The Ultimate Spill Test

Before reading any further -- DO NOT TRY ANYTHING YOU READ HERE YOURSELF. Not only will you void your warranty, but you could cause harm to you, to others, and most definitely to your equipment. Just because we happened to get one result and were able to pull this off safely does not mean that you can expect the same. If you want to be stupid, do it on your own time, but don't claim you got the idea here.

One of the most interesting things I've gotten to do so far this year is consult for the water spot for a recent ad campaign.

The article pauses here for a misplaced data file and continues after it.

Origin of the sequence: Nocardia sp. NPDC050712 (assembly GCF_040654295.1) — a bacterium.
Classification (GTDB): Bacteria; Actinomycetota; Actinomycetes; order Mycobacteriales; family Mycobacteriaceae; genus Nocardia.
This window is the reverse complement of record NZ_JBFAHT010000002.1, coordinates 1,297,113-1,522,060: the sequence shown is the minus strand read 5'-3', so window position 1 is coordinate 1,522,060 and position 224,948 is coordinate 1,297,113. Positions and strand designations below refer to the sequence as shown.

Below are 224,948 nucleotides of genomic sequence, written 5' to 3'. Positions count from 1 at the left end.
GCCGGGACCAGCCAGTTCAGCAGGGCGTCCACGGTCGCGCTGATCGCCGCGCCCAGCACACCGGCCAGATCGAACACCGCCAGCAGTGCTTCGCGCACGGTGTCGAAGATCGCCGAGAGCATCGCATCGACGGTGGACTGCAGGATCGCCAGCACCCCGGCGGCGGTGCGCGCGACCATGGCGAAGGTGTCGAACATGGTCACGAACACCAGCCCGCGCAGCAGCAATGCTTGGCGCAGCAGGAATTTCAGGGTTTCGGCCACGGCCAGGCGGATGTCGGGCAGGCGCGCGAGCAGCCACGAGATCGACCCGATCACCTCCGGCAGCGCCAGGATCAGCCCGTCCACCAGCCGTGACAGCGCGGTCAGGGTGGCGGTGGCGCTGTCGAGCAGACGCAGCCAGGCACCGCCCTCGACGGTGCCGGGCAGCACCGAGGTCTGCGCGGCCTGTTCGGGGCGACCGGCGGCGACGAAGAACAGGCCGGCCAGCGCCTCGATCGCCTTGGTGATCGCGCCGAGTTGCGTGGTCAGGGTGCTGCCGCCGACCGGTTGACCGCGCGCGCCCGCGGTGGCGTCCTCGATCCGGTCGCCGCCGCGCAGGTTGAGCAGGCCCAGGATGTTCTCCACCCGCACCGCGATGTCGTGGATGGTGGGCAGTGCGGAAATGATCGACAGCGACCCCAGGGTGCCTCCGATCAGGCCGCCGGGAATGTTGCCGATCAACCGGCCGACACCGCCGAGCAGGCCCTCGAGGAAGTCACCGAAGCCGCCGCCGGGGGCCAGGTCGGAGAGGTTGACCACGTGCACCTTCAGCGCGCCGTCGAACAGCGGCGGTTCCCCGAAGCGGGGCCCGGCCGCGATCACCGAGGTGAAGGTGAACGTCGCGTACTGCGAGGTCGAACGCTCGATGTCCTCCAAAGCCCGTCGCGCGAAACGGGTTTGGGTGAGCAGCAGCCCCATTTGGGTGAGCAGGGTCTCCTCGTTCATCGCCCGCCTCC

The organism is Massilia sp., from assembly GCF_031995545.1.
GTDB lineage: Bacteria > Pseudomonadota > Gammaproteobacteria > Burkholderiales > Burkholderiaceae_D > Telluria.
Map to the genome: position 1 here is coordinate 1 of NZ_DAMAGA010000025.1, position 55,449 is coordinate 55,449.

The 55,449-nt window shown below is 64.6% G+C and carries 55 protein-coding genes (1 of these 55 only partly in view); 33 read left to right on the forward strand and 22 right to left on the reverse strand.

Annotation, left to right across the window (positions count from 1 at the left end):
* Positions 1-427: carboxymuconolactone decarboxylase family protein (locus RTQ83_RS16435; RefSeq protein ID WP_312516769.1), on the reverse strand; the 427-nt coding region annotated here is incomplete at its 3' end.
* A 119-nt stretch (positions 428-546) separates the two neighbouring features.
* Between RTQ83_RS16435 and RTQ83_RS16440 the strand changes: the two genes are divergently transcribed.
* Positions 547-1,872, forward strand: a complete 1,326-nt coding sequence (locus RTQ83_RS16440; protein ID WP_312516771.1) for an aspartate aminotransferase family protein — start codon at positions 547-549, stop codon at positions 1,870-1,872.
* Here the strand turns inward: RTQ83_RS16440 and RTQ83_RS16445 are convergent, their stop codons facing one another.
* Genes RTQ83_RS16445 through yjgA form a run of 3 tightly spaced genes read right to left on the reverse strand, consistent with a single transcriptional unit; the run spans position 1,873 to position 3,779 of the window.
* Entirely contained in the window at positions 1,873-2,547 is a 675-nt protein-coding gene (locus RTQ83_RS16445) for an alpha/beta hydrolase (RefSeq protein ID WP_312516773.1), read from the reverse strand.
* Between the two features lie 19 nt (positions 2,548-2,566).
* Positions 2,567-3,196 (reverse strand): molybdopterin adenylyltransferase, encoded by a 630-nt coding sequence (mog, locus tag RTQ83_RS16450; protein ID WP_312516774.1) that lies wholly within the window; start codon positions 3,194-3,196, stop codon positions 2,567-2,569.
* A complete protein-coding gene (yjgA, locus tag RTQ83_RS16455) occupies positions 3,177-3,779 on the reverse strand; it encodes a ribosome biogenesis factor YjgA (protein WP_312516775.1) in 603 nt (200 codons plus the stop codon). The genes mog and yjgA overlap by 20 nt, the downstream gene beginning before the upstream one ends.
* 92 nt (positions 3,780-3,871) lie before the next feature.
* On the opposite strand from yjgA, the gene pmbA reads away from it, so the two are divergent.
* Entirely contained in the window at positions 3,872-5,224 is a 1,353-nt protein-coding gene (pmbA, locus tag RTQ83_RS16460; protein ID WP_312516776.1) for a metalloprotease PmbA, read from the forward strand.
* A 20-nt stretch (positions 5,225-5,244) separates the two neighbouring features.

Warren, our chief photo expert, (not his official title) was working with our advertising agency to coordinate the filming of this spot. He called me one afternoon some months back and said "We've got this idea. We're going to drop a running ThinkPad into a NASA test tank and see what happens. Er...except...we don't know what is going to happen. What could happen?" What a GREAT question. He instantly had my attention. While I talk about spill tests all of the time, this was taking it to the extreme. I never had thought about what would happen if someone just decided to dunk their machine. He and I began to talk through the possibilities. We knew the system was going to be toast. (Yes, that is a technical term). The only question was how long it was going to last. I wish I had remembered my guess as to how long it would keep running, because it would have been interesting to compare my guess against reality later. Knowing that the system was going to die, the team also had some safety concerns. After all, they were dunking an electrical appliance into water. This is something that even a 5 year-old knows is a badidea. The worst case of what could have happened is that the Lithium-Ion battery itself could have been severely damaged and that water would get inside when the system was submerged. Any chemist out there knows that Lithium + Water = a reaction. However, the likelihood of this reaction occurring was pretty low for several reasons. The first is that the lithium in standard batteries is far from pure. It has many other chemicals mixed in which made it unlikely that it would react with water. The second reason is that unless the battery pack were obviously cracked or purposely damaged, it is sealed and water would not have gotten inside anyway. The next concern was possible electrocution of the divers. (The space suit was likely to keep the astronaut safe no matter what happened.) First, we were not going to immerse a plugged in system. That probably would have caused major problems. So with the idea that the system would be self-contained and running on battery power, Warren and I talked what kind of damage the voltages inside a running system could pose. Most of the system components like the memory or hard disk drive run on less than 10 volts. As anyone who has put a 9 volt battery on their tongue can attest, while you can feel a tingle, this is hardly life threatening. One possible concern was the display voltage regulator. In order to power the display and light the florescent tubes, the voltage is ramped up by a special inverter card in the display. However, even though this voltage is higher than the rest of the system, it really wouldn't be enough. There aren't enough amps of electricity delivered at any given time by a properly discharging battery and the current itself wouldn't be concentrated on a wire, but rather radiated in all directions inside the tank. The battery itself has a safety circuit that detects all sorts of conditions like rapid discharging or cell discharging imbalance (and a whole host of other issues) and preventively shuts down in case these fault conditions happen. One other thing. Water itself is actually a relatively poor conductor of electricity. We briefly flirted around about whether dropping the system into salt water would have changed anything. I don't believe it would have. In any case, the NASA tank is a fresh water tank, so it really was a moot point. As a final chuckle, we laughed about the team's worrying about what would happen. They talked about dropping a system into a bathtub the night before to try it out, but no one wanted to stick their hand in the tub. They went back and forth saying You do it. No, YOU do it. I'm not sure that they ever did the test, but just went ahead and showed up at NASA and dropped the system into the tank. The result is what you see here. Oh, and the system lasted for 3 seconds. Longer than I think I would have expected it to.